Zimbardo Speaks


Even though Zimbardo is not going to be part of the specs next year he will be an important part of the background of the R&H study so he still wont be far from our thoughts! Even thought his study can (and does) come under massive criticism for ethics and methodological problems (cough… Zimbardo told them to act that way … cough) it is still one of the most well know studies of social psychology (and maybe even Psychology as a whole).

Zimbardo’s Stanford Prison Experiment has always been one of the students’ favourite studies with all the drama and the video ‘Quiet Rage‘ brings this to life even more. At the moment you can get a BBC documentary on the SPE which is excellent viewing through YouTube (video 1, 2 and 3) although I’m not too sure how long it will last.

Following on from this you can see Zimbardo answer some uncomfortable questions put to him by Stephen Sackur as he attempts to justify his SPE on the BBC’s Hard Talk programme. Well worth a watch as it brings in Richer & Haslam’s replication too. For the moment I only have a .mov of the programme but I am working on getting an online copy working. Download the show here.

As well as those video’s I have some news from Uniview: if you weren’t lucky enough to get to see Zimbardo at his recent UK conference (here) then never fear as Uniview were there for us and have videoed the conference.

Much of Zimbardo’s research focuses on the transformation of character that occurs when normally good people are led to engage in evil actions. This is what Zimbardo calls “The Lucifer Effect” and is the name of his latest book and a theme of his lecture in London this March. In April of last year, The Sunday Times described The Lucifer Effect as “an important book; if enough people absorbed its argument, we might find ourselves in a better polity”.

The lecture is particularly exciting as it is being filmed by educational production company Uniview Worldwide Ltd, under the working title of Zimbardo Speaks. Uniview began 15 years ago as a production company and is now the leading supplier of psychology resources in the UK. Uniview have had a long lasting relationship with Zimbardo, being the only UK distributor of his DVD, Quiet Rage: A Stanford Prison Experiment.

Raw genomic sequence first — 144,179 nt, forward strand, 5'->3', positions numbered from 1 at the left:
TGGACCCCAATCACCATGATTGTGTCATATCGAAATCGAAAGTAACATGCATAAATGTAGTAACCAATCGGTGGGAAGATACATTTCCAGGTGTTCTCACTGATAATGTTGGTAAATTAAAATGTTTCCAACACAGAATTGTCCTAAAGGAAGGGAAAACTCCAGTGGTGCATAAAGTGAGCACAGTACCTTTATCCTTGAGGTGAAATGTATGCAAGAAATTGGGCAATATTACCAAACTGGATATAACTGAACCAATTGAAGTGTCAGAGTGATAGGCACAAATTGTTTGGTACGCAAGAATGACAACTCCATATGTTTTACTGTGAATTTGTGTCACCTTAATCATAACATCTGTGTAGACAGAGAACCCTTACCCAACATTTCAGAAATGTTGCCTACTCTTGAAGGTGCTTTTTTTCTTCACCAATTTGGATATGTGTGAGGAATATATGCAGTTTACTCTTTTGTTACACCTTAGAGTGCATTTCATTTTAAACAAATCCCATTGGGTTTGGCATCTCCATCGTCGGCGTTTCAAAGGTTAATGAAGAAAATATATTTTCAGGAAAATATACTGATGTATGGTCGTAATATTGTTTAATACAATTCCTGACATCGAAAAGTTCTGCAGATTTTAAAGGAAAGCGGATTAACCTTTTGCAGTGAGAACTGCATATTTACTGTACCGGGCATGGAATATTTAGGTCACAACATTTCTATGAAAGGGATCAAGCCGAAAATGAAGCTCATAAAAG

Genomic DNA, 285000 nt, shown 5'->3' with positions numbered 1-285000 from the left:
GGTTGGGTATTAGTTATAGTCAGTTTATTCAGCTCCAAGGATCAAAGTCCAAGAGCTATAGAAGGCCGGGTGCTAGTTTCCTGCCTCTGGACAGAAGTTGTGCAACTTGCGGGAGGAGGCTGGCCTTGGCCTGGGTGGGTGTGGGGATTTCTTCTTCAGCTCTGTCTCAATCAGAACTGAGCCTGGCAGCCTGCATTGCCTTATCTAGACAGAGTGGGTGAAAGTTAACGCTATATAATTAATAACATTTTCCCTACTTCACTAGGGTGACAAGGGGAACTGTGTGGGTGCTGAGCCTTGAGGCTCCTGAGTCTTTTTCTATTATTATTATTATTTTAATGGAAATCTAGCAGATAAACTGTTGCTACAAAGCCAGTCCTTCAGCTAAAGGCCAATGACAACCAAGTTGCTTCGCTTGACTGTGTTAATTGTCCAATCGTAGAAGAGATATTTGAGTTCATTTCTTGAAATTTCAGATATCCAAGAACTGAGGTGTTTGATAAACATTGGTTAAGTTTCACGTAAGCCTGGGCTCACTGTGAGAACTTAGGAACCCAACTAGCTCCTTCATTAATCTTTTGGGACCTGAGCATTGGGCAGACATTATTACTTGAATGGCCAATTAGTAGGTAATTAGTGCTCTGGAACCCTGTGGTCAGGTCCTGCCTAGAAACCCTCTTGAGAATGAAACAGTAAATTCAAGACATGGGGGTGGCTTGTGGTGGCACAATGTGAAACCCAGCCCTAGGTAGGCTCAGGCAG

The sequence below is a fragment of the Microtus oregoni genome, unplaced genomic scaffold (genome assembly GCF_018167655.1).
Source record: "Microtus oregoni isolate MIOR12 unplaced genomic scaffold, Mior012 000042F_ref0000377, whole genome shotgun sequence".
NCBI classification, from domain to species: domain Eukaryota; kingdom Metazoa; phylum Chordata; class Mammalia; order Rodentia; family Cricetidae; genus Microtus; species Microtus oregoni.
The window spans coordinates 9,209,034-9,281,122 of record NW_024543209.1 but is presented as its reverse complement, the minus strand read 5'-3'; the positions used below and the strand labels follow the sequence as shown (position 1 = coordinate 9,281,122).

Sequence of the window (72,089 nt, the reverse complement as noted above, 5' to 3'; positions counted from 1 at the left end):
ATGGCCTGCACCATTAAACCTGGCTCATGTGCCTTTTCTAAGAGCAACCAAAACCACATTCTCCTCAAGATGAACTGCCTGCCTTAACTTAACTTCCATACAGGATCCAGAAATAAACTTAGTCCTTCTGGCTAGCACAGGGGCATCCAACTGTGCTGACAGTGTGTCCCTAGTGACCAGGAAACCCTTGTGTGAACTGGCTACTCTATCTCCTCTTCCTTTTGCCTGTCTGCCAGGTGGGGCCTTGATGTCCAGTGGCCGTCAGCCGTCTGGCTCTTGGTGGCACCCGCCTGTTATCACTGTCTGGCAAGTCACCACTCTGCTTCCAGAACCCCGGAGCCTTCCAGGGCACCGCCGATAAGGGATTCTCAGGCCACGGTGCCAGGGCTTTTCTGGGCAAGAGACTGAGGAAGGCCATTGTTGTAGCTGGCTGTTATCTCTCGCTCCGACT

The director of Zimbardo Speaks, former psychology teacher and examiner, and founder of Uniview Worldwide, Helen R. Staveley-Taylor, says she is delighted to be involved with the project. “As a psychology student when Zimbardo was carrying out his classic Stanford Prison Study, it is very exciting for me to be filming him 35 years later. An inspirational speaker, Zimbardo will be providing an entertaining, informative and important talk which marks an advance in our understanding of social interaction.

The video should be available from Uniview soon (and I’ll let you know as soon as I do).

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2 Responses to “Zimbardo Speaks”

  1. Shelby MorrisonPh.D. April 9, 2008 at 4:26 pm #

    Your website is fabulous! I found it in a reference made on I teach Zimbardo’s Prison Experiment every year during an Honors General Psychology class. This update is most appreciated. Please keep it up online forever! As to the study, it is so shocking today with the APA guidelines. It is a good lesson on human studies and informed consent. Thanks!

  2. Iain O' L February 14, 2010 at 4:53 pm #

    Thanks for the interesting post and all of the resources.

    However, I must question your assumption that the guards in the study acted as they did because “Zimbardo told them to”. As Zimbardo points out in The Lucifer Effect (2007), prison guards are given little orientation upon appointment, and “act out” their perceived roles for a time. After this initial period they internalise the guard role and behave naturally rather than as they feel a guard “should” behave. This idea is supported by Thayer & Saarni as well as de Jong (both 1975). Remember, while he did allow guards space to “frustrate them [the prisoners]…to an extent”, Zimbardo did not suggest sexual degradation, endless push-ups, extensive solitary confinement, and spending time in the prison outside of their paid working hours. All of these factors reflect the power of the total situation which the prison environment created.

    However, I do not disagree with the assertion that Zimbardo made many irresponsible decisions in the design and enactment of the SPE (as he admits to himself).

    I also reccomend reading Zimbardo’s commntary on the BBC Prison Study, which offers an interesting discussion on the scientific method.



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